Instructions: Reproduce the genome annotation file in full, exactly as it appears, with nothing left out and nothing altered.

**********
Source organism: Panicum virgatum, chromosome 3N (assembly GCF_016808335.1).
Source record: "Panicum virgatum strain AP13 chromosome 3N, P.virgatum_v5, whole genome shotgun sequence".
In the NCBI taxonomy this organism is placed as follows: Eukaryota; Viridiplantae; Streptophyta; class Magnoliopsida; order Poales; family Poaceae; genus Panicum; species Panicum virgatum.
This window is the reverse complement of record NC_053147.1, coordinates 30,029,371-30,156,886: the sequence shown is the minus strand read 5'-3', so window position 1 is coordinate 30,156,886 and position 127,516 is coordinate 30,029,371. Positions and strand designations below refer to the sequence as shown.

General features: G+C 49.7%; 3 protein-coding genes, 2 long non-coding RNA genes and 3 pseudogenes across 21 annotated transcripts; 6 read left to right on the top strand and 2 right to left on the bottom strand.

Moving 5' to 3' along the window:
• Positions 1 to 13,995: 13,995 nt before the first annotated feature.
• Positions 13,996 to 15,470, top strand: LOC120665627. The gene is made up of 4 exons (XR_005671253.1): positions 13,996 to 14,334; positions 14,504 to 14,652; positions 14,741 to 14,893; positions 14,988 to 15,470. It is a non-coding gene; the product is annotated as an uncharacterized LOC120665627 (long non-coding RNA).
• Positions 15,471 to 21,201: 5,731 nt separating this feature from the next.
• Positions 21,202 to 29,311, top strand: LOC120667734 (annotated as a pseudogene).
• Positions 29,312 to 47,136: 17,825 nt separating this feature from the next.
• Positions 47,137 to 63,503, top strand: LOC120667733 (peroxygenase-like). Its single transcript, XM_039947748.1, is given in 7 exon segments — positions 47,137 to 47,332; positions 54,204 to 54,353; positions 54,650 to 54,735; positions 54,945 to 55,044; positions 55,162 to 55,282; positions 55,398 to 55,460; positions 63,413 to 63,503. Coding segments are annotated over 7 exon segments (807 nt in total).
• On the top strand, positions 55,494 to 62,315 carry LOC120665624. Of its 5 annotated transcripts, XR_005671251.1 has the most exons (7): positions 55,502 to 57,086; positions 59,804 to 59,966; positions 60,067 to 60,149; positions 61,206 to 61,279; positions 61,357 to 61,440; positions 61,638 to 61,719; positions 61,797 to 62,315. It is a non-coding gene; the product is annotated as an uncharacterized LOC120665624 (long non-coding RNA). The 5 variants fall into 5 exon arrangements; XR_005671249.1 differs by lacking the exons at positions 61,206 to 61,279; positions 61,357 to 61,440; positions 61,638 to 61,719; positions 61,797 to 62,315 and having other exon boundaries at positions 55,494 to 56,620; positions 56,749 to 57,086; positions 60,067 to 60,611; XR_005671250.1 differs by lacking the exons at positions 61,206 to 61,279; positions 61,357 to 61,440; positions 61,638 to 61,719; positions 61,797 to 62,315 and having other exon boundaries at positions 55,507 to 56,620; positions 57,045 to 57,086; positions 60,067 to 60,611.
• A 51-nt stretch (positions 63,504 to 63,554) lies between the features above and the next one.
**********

Source organism: Panicum virgatum, chromosome 3N (assembly GCF_016808335.1).
Source record: "Panicum virgatum strain AP13 chromosome 3N, P.virgatum_v5, whole genome shotgun sequence".
In the NCBI taxonomy this organism is placed as follows: Eukaryota; Viridiplantae; Streptophyta; class Magnoliopsida; order Poales; family Poaceae; genus Panicum; species Panicum virgatum.
This window is the reverse complement of record NC_053147.1, coordinates 30,029,371-30,156,886: the sequence shown is the minus strand read 5'-3', so window position 1 is coordinate 30,156,886 and position 127,516 is coordinate 30,029,371. Positions and strand designations below refer to the sequence as shown.

General features: G+C 49.7%; 3 protein-coding genes, 2 long non-coding RNA genes and 3 pseudogenes across 21 annotated transcripts; 6 read left to right on the top strand and 2 right to left on the bottom strand.

Moving 5' to 3' along the window:
• Positions 1 to 13,995: 13,995 nt before the first annotated feature.
• Positions 13,996 to 15,470, top strand: LOC120665627. The gene is made up of 4 exons (XR_005671253.1): positions 13,996 to 14,334; positions 14,504 to 14,652; positions 14,741 to 14,893; positions 14,988 to 15,470. It is a non-coding gene; the product is annotated as an uncharacterized LOC120665627 (long non-coding RNA).
• Positions 15,471 to 21,201: 5,731 nt separating this feature from the next.
• Positions 21,202 to 29,311, top strand: LOC120667734 (annotated as a pseudogene).
• Positions 29,312 to 47,136: 17,825 nt separating this feature from the next.
• Positions 47,137 to 63,503, top strand: LOC120667733 (peroxygenase-like). Its single transcript, XM_039947748.1, is given in 7 exon segments — positions 47,137 to 47,332; positions 54,204 to 54,353; positions 54,650 to 54,735; positions 54,945 to 55,044; positions 55,162 to 55,282; positions 55,398 to 55,460; positions 63,413 to 63,503. Coding segments are annotated over 7 exon segments (807 nt in total).
• On the top strand, positions 55,494 to 62,315 carry LOC120665624. Of its 5 annotated transcripts, XR_005671251.1 has the most exons (7): positions 55,502 to 57,086; positions 59,804 to 59,966; positions 60,067 to 60,149; positions 61,206 to 61,279; positions 61,357 to 61,440; positions 61,638 to 61,719; positions 61,797 to 62,315. It is a non-coding gene; the product is annotated as an uncharacterized LOC120665624 (long non-coding RNA). The 5 variants fall into 5 exon arrangements; XR_005671249.1 differs by lacking the exons at positions 61,206 to 61,279; positions 61,357 to 61,440; positions 61,638 to 61,719; positions 61,797 to 62,315 and having other exon boundaries at positions 55,494 to 56,620; positions 56,749 to 57,086; positions 60,067 to 60,611; XR_005671250.1 differs by lacking the exons at positions 61,206 to 61,279; positions 61,357 to 61,440; positions 61,638 to 61,719; positions 61,797 to 62,315 and having other exon boundaries at positions 55,507 to 56,620; positions 57,045 to 57,086; positions 60,067 to 60,611.
• A 51-nt stretch (positions 63,504 to 63,554) lies between the features above and the next one.